Do you remember that feeling when your baby was first born and you could hardly keep your eyes of his beautiful flawless face? Radiant skin, succulent lips, the whole face just utter perfection.
The amazing thing is your baby would have felt the same about looking at you.
Nature has equipped babies with awesome tools to allow them to connect with their parents. Here we want to give you some insight into the importance of facial interaction and the role it plays in communicating and bonding.
When babies are born, they cannot talk. But does that mean they are unable to communicate? Hardly. Any new mum can tell you, it is impossible to ignore a crying baby. Pretty clear communication there.
But you don’t mean THAT kind of communication. Surely we want to know what a baby thinks. If he is happy or if he prefers one activity to another.
Your baby does communicate these things too, but the signs are more subtle than the dreaded cry. Crying is mostly used to express negative emotions, like hunger or discomfort and sometimes babies even cry for no known reason. Facial expressions on the other hand are expressions of a whole range of emotions: pleasure, satisfaction, surprise, fear, as well as early signs of tiredness or boredom.
Your baby’s facial muscles are pretty well developed at birth compared to the rest of the body and continue to progress faster than the rest.
One of the earliest “milestones” that parents often await in great anticipation is the first smile. With all his limitations your baby is trying hard to communicate what is in his head. And at first he only has his face to express himself.
How do you reply?
When your baby puts in so much effort and uses all his facial muscles to interact, he expects you to reply. Ideally, he wants you to reply in his language.
One great technique is to copy his expression back to your baby first and then respond. When you mirror back his expression, you are telling your baby you understood.
Research has shown that babies are born with very active mirror neurons in their brains. These specialised brain cells allow your baby to accurately “read your mind”. This is the foundation of empathy. And because your baby’s perception is not yet clouded by words, mirror neurons fire like crazy when you use your face to interact with your baby. Giving your baby plenty of “brain food” through interacting and playing will help his social and emotional skills.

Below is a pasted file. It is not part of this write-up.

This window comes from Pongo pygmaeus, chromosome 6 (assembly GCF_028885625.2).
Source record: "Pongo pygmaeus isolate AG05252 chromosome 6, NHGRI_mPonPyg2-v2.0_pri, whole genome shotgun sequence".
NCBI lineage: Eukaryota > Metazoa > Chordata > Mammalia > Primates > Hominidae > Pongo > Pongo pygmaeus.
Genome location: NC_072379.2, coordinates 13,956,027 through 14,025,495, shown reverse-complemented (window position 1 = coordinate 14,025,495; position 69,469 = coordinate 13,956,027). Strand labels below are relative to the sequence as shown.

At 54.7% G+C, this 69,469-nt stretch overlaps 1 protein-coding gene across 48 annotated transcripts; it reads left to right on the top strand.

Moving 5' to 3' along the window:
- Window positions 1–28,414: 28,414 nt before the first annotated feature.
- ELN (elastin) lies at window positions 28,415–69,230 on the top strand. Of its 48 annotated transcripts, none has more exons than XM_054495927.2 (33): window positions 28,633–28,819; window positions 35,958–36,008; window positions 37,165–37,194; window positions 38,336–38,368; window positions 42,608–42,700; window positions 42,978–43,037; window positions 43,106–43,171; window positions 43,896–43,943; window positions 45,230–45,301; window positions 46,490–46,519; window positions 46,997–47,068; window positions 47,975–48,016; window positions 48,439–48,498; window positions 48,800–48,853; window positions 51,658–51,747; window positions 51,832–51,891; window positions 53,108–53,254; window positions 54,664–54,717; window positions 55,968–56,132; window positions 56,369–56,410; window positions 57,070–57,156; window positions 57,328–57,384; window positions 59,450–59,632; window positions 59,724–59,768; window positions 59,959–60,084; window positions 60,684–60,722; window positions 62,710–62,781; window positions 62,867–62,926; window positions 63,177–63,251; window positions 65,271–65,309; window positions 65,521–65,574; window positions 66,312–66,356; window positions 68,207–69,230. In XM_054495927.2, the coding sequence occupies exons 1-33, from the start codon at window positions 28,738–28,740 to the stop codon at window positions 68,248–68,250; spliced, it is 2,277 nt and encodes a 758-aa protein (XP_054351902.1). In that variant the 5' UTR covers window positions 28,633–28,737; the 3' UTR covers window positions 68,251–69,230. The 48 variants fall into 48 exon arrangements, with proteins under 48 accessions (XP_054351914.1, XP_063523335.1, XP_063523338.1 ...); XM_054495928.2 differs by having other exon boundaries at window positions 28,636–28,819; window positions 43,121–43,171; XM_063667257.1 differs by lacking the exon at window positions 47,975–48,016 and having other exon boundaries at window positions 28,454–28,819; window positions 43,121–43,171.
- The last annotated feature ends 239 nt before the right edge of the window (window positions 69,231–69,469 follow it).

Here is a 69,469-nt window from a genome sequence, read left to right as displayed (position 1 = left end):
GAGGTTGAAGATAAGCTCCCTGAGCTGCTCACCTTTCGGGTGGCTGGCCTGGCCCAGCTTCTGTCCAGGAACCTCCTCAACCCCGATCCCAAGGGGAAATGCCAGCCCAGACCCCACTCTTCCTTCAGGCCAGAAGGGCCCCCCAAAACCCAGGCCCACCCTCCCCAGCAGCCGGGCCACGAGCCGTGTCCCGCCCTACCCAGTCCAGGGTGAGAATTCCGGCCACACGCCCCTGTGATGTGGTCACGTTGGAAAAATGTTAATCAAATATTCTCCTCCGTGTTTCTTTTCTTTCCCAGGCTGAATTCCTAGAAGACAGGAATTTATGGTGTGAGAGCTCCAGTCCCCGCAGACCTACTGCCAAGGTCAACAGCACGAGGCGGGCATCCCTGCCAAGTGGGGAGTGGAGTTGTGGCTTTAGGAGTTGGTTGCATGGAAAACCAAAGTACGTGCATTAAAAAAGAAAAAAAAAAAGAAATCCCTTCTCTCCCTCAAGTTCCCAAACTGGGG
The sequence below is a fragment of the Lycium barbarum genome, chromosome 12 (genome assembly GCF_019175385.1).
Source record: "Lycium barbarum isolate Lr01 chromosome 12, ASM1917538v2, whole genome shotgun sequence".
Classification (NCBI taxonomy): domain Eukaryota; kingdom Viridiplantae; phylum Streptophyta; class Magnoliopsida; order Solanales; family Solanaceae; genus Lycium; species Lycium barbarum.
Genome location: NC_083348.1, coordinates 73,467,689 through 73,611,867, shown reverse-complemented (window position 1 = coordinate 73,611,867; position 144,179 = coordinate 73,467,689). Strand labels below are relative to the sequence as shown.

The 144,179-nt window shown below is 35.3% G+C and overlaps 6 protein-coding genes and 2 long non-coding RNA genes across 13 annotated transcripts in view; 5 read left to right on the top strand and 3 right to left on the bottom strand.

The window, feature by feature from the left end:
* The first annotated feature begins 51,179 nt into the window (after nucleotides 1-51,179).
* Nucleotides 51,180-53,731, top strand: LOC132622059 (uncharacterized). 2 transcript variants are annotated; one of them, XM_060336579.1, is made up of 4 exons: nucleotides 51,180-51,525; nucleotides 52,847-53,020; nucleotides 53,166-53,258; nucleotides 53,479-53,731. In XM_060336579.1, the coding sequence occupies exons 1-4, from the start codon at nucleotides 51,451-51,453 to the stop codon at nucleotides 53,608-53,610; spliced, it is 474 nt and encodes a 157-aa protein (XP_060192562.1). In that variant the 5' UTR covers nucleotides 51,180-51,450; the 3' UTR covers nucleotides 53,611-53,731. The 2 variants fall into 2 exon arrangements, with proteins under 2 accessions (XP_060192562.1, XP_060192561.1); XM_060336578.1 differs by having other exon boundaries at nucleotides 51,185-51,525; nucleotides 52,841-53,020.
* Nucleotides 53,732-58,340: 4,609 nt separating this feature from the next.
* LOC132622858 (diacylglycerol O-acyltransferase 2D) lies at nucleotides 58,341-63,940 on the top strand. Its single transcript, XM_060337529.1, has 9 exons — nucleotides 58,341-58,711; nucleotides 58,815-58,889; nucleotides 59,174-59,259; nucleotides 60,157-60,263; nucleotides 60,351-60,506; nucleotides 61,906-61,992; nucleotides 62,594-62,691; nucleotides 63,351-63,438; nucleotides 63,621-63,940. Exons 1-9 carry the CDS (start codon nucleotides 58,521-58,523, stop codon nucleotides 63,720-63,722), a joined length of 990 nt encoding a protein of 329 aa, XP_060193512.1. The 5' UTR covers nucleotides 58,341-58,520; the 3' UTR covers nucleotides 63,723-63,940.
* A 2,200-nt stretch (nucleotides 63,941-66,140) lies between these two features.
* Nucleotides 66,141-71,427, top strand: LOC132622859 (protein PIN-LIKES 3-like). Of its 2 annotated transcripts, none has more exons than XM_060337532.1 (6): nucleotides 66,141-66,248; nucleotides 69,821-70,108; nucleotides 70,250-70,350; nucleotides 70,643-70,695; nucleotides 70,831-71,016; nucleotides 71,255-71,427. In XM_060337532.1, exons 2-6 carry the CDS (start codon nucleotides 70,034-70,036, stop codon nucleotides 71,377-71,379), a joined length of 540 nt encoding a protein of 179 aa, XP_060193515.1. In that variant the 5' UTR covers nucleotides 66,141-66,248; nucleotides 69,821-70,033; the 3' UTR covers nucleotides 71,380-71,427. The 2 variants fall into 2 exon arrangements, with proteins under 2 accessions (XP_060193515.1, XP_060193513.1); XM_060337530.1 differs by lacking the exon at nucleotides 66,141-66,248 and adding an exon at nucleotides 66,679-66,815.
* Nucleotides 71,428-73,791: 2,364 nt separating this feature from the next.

When you interact with your baby, a great thing to try is to act as if your baby’s facial expression was a sentence and then respond in simple sentences, as if your baby had spoken. It doesn’t matter that your baby doesn’t understand your words yet. He will be delighted to see a response to his action, making him feel that his intentions are understood. Feeling understood will make him happy and will make him want to communicate more.
The back-and-forth of baby expressing and mum responding is the first step in non-verbal communicating and turn taking. When you talk, your baby will watch and wait for his turn to “reply”.
Babies that experience responsiveness by a mum copying their behaviour, learn that they can affect their environment. You can make it even more exciting by exaggerating when you copy your baby’s facial expression and adding bits to it. Babies with responsive parents learn about their emotional experiences and develop more rapidly.
Babies that don’t experience facial interaction, might become withdrawn and are more likely to cry. Babies need interaction, and small clues about their emotional state might otherwise be missed. If they cannot communicate their emotional state, they will get upset regardless whether they wanted to communicate something positive or negative.
Researchers have come up with a very convincing experiment to show that babies get distressed when facial interactions are withdrawn for no obvious reason. They call it the Still Face Experiment and YouTube has an excellent video by Dr Edward Tronick.
Practice makes perfect. And so after your baby has perfected their facial expressions their bodily development will have caught up and other gestures will join the facial expressions, like pointing or waving arms and legs in excitement.
Once your baby can control their breathing – at about 3 months - they are able to screech and gurgle. All these things are predecessors of language. Allow your baby to make the most of each developmental stage, before they move on to the next. Building a strong foundation of connectedness is the key to a happy childhood.
Some child psychologists believe that facial interaction is so important, that they suggest forward facing buggies should be avoided, because it deprives babies of facial contact and an opportunity to interact. Emotions and new experiences cannot be shared and the opportunity to learn will be lost.
Here is what Dr Suzanne Zeedyk, Senior Lecturer in Developmental Psychology at Dundee University has to say:
“Life in a baby buggy is more isolated than many adults realise – and may be more emotionally impoverished than is good for children’s development.
The stroller years are precisely those when human brains are developing more rapidly than they ever will again. Young brains are being shaped by every single tiny experience that a child has. “
It seems, allowing your baby to reach his full potential might just come down to small differences like that.
Small things matter.